“Birdland” made the biggest impact. As the opening track, it established the synthesizer-heavy sound of the album, but it also established its jazz credentials through references to Charlie Parker, Miles Davis, John Coltrane, Count Basie and Cannonball Adderley. The composition “Birdland” was not written for a big band or a bebop combo, but for the fusion band, Weather Report. The tune’s intricate structure and electronic-based sound called for a new style of vocalese lyrics. Hendricks created a multi-level story unique among his creations, and the Transfer’s stunning arrangement and performance perfectly realized the concept. By 1979, the famous New York jazz club Birdland, had only been closed for about 15 years; Hendricks takes it far into the future: 5000 light years from Birdland, and I’m still feeling the spirit. Janis Siegel’s sharply pointed delivery makes her voice sound otherworldly, and the ensemble responses sound slightly robotic. With a low sigh from Tim Hauser and Alan Paul, the memories become more personal: In the middle of that hub, I remember one jazz club, where we went to pat feet, down on 52nd Street. Everybody heard that word that they named it after Bird. Where the rhythm swooped and swirled, the jazz corner of the world. After a short spoken interlude, the tune’s famous shout chorus appears, and we are fully immersed in the memories of the great nightspot. There are still occasional remnants of the future interspersed with the memory, as in the cryptic hipster lingo of Hauser’s rendition of Zawinul’s low-register keyboard solo, or in the descending backgrounds behind Siegel’s version of Wayne Shorter’s tenor sax solo. But after Richie Cole’s brief alto solo, all attention goes to the steadily building arrangement. The shout chorus makes a joyous return closing with Siegel singing another Zawinul synth solo over the final fade.
“Shaker Song” also came from the world of jazz/rock fusion, specifically the group Spyro Gyra. While this delightful song is not nearly as adventurous as “Birdland”, the vocal version probably gave this song a much longer shelf life than it ever would have had as an instrumental. Lyricists Allee Willis and David Lasley turn the song into a tale about a lover’s quarrel, breakup and reconciliation. Lifted by an exquisite pun on the title line He can’t shake her, and including fine imagery like He finds a joint that’s jive/Guys are spinning girls like 45s, the song never gets as heavy-handed as its subject matter might lead. Siegel again takes the lead vocal, which is set in the third person, so we’re never quite sure if the experience is hers or just one that she recognizes. In either case, Siegel’s tone has an undercurrent of understanding and forgiveness that makes it clear that the two lovers will eventually reunite. Overall, the performance has an infectious Latin groove and an outstanding solo by Cole.
Eddie Jefferson (left) first recorded his vocalese setting of Coleman Hawkins’ “Body and Soul” in 1959. He made the song a tribute to Hawkins’ life and work, and while the biography wasn’t always right (Hawkins was never as hungry for audience approval as Jefferson contended), it was a heartfelt salute from one artist to another. After Jefferson’s murder, Phil Mattson created a four-part arrangement of Jefferson’s “Body and Soul” for the Transfer, adapting the second chorus to celebrate Jefferson’s life and accomplishments. Accompanied by the stellar trio of Bill Mays (piano), Chuck Domanico (bass) and Ralph Humphrey (drums), the Transfer sings some of their most finely nuanced ensemble singing on this track. Mattson’s arrangement has become the standard version for this tribute.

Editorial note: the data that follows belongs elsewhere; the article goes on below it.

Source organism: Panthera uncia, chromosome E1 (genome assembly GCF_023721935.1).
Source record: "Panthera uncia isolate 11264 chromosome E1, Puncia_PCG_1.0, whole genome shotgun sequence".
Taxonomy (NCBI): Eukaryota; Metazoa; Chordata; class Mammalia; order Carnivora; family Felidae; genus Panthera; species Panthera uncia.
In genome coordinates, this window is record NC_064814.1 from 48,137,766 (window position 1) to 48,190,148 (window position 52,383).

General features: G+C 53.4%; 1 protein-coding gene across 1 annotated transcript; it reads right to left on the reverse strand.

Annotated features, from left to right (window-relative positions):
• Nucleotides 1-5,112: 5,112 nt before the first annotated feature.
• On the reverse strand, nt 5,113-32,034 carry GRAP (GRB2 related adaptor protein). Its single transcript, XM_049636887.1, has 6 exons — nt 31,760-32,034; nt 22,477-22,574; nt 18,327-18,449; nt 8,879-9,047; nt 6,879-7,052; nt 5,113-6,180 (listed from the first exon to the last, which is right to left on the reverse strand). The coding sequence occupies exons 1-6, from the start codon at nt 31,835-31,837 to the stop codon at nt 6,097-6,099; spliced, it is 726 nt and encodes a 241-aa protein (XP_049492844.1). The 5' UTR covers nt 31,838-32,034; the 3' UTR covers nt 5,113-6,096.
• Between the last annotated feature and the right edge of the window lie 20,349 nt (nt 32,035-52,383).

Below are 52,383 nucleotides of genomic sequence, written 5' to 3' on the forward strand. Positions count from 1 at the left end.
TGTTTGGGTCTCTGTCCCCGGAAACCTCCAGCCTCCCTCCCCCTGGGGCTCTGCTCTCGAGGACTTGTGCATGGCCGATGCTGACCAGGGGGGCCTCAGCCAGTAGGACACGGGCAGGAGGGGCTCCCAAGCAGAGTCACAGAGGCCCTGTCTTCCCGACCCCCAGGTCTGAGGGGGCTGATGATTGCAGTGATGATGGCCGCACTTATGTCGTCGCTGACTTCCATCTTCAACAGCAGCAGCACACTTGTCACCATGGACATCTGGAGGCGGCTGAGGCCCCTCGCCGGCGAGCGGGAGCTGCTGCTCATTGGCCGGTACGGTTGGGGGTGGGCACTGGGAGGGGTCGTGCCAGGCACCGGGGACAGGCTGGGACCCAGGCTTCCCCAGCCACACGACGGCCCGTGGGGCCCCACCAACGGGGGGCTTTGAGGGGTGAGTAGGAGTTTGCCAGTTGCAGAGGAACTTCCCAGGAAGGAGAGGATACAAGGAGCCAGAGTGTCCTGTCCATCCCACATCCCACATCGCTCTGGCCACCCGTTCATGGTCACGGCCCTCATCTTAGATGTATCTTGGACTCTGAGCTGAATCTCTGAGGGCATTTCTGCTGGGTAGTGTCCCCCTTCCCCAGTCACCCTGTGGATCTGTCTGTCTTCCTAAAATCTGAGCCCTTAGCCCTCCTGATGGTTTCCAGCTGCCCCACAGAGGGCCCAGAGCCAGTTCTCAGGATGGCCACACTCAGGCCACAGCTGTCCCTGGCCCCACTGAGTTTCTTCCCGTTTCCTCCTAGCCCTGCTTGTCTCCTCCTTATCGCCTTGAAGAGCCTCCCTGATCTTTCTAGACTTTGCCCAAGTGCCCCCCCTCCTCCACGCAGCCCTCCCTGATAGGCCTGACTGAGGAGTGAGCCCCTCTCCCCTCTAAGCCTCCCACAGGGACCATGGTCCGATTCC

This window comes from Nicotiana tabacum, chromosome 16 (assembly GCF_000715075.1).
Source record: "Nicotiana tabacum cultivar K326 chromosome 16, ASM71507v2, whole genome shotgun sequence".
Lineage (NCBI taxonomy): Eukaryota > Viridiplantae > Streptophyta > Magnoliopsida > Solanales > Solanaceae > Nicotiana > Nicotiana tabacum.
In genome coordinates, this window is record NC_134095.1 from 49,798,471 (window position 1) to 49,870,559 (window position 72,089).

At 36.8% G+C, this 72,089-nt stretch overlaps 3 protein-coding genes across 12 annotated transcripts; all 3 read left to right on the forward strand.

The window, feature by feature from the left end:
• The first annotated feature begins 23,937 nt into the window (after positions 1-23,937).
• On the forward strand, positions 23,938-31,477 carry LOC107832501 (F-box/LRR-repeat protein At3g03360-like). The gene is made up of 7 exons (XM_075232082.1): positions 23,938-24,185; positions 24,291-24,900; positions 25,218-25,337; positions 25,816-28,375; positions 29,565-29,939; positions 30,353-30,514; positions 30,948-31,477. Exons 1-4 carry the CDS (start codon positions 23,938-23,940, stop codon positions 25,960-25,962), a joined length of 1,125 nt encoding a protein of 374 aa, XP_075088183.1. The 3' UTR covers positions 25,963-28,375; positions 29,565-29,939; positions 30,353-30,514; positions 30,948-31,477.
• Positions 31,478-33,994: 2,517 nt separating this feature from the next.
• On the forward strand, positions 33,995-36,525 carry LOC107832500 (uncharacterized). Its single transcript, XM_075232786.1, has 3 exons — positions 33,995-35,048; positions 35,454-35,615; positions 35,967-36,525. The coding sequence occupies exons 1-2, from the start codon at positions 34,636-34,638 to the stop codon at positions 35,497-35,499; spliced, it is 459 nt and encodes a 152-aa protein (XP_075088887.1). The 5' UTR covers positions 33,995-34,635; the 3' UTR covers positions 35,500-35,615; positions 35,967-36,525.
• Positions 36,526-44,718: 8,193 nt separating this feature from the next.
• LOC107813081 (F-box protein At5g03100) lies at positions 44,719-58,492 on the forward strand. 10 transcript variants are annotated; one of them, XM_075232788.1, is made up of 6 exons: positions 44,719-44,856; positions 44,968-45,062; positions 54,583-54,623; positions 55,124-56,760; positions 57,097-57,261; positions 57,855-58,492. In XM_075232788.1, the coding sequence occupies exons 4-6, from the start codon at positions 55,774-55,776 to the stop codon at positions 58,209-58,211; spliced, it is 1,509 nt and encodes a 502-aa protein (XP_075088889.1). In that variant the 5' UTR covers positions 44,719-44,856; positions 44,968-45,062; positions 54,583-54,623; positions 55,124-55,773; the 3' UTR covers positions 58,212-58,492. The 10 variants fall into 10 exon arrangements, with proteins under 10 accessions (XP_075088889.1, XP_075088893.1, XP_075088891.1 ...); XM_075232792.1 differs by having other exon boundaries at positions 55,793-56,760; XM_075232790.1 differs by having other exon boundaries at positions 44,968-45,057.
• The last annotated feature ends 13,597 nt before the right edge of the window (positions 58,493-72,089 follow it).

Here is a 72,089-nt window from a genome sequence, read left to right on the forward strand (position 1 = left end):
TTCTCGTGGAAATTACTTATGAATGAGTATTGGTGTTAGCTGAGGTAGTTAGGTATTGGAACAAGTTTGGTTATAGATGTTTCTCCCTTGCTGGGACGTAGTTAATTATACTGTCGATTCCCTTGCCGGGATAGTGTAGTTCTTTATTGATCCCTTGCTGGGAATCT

The album’s closing track, Tom Waits’ “Foreign Affair”, was arranged by Gene Puerling. Puerling’s regular group, the Singers Unlimited was a studio-only group, which allowed him to multi-track up to 27 vocal parts to create his unique voicings. For the Transfer, he retained his signature sound with just four background voices and two overdubbed lead vocals (He would do himself one better on his next arrangement for the Transfer, the four-part—with no overdubs—“A Nightingale Sang in Berkeley Square”. By the time that track was released, on the 1981 LP, “Mecca for Moderns”, the Singers Unlimited had disbanded.) Waits’ convoluted texts can be difficult to sing, but Hauser’s understated solo brings out the utter charm of the words. Bentyne gets a brief solo in the second chorus, and she delivers an unforgettable reading that communicates the lyric’s depth and feeling.
After winning two Grammys for “Birdland”, the Manhattan Transfer continued to explore jazz and vocalese through several albums (with Paul and Bentyne taking increased roles). Although they have continued to record jazz for the past 30 years, their single finest work in the genre may be their 1985 album, “Vocalese”, which featured the words and vocals of Jon Hendricks. The 1980s were an important time for vocal music, with the debuts of highly influential (and still active) artists like Bobby McFerrin, Take 6, New York Voices and The Real Group. UNC continues to be an important center for vocal jazz activity. Although the Vocal Jazz Festival no longer exists on its own, college and high school groups still play an important role at the annual Greeley Jazz Festival each April. After years of feuding between the opera and jazz departments, UNC will offer a vocal jazz performance degree in 2015. Meanwhile, the Manhattan Transfer continues to tour, albeit without its founder Tim Hauser, who passed away in the autumn of 2014. The fine vocalist Trist Curless has taken Hauser’s spot and once again, the Transfer has adapted its sound and blend to accommodate a new and talented singer. Will we see a new artistic direction with this personnel change?